Social stratification and the healthcare safety net
by Ko, Michelle, Ph.D., UNIVERSITY OF CALIFORNIA, LOS ANGELES, 2012, 129 pages; 3522819

Abstract:

Social inequalities can produce disparities in healthcare access and quality. This dissertation explores relationships between two social stratification processes- community residential segregation and social capital- on the supply of U.S. urban safety net providers.

The first paper, "Community residential segregation and the local supply of Federally Qualified Health Centers," used data from the Area Resource File and the U.S. Census to examine growth in FQHCs in urban counties from 2000 to 2007. Residential segregation by poverty and race/ethnicity were measured using the dissimilarity index. Logistic and negative binomial regression models were used for dichotomous and count outcomes, respectively. Residential segregation measures were associated with both county FQHC supply at baseline and the addition of new FQHCs over time. Residential segregation may produce geographic segregation of health services, such that FQHCs may be required to fill the gaps arising from provider maldistribution.

The second paper, "Residential segregation and the survival of U.S. urban public hospitals," used data from the American Hospital Association Annual Survey from 1987 to 2007. Cox proportional hazards models were used to estimate competing risks of hospital closure versus privatization. Poverty rates, intermediate poverty segregation, a low proportion of black residents, and low black residential segregation were associated with closure. Poverty associations suggest that areas with a high need for safety net services may be at risk to lose them, but segregated black communities may successfully advocate for maintenance of public hospitals. In contrast, Hispanic residential segregation was associated with privatization. Areas with segregated Hispanic communities may be less inclined to support public provision of services and have reduced opposition to privatization.

The third paper analyzed the same sample of urban public hospitals in relation to measures of community social capital. Voting rates were associated with closure, whereas bridging social capital among elites was associated with privatization. The findings suggest that social capital among privileged groups bears more influence on public hospital outcomes than vertical connections between the disadvantaged and those in power.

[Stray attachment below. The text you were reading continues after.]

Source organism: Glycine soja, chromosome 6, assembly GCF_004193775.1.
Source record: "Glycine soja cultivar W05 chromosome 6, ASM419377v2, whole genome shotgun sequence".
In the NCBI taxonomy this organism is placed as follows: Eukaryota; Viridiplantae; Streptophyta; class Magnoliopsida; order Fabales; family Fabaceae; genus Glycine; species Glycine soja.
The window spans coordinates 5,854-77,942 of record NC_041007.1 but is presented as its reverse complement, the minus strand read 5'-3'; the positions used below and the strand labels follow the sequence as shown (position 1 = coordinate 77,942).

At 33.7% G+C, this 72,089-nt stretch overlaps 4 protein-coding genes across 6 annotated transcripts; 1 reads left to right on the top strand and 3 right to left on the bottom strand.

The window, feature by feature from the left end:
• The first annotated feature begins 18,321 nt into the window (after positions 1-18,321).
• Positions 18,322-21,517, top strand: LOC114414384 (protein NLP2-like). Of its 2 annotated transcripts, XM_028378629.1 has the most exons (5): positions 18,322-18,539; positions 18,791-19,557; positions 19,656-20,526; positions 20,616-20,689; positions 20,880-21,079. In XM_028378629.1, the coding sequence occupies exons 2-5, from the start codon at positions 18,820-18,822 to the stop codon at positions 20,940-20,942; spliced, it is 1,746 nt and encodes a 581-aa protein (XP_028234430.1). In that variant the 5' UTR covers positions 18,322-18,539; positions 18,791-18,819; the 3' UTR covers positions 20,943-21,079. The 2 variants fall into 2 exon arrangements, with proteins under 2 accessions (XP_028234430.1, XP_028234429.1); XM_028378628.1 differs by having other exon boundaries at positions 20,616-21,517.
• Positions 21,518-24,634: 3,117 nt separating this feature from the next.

Taken together, the three papers suggest that social determinants may dictate both the need and societal response for the safety net.

 
AdviserNinez A. Ponce
SchoolUNIVERSITY OF CALIFORNIA, LOS ANGELES
SourceDAI/B 74-01(E), Sep 2012
Source TypeDissertation
SubjectsPublic health; Public policy; Health care management
Publication Number3522819
Adobe PDF Access the complete dissertation:
 

» Find an electronic copy at your library.
  Use the link below to access a full citation record of this graduate work:
  http://gateway.proquest.com/openurl%3furl_ver=Z39.88-2004%26res_dat=xri:pqdiss%26rft_val_fmt=info:ofi/fmt:kev:mtx:dissertation%26rft_dat=xri:pqdiss:3522819
  If your library subscribes to the ProQuest Dissertations & Theses (PQDT) database, you may be entitled to a free electronic version of this graduate work. If not, you will have the option to purchase one, and access a 24 page preview for free (if available).

About ProQuest Dissertations & Theses
With over 2.3 million records, the ProQuest Dissertations & Theses (PQDT) database is the most comprehensive collection of dissertations and theses in the world. It is the database of record for graduate research.

The database includes citations of graduate works ranging from the first U.S. dissertation, accepted in 1861, to those accepted as recently as last semester. Of the 2.3 million graduate works included in the database, ProQuest offers more than 1.9 million in full text formats. Of those, over 860,000 are available in PDF format. More than 60,000 dissertations and theses are added to the database each year.

If you have questions, please feel free to visit the ProQuest Web site - http://www.proquest.com - or call ProQuest Hotline Customer Support at 1-800-521-3042.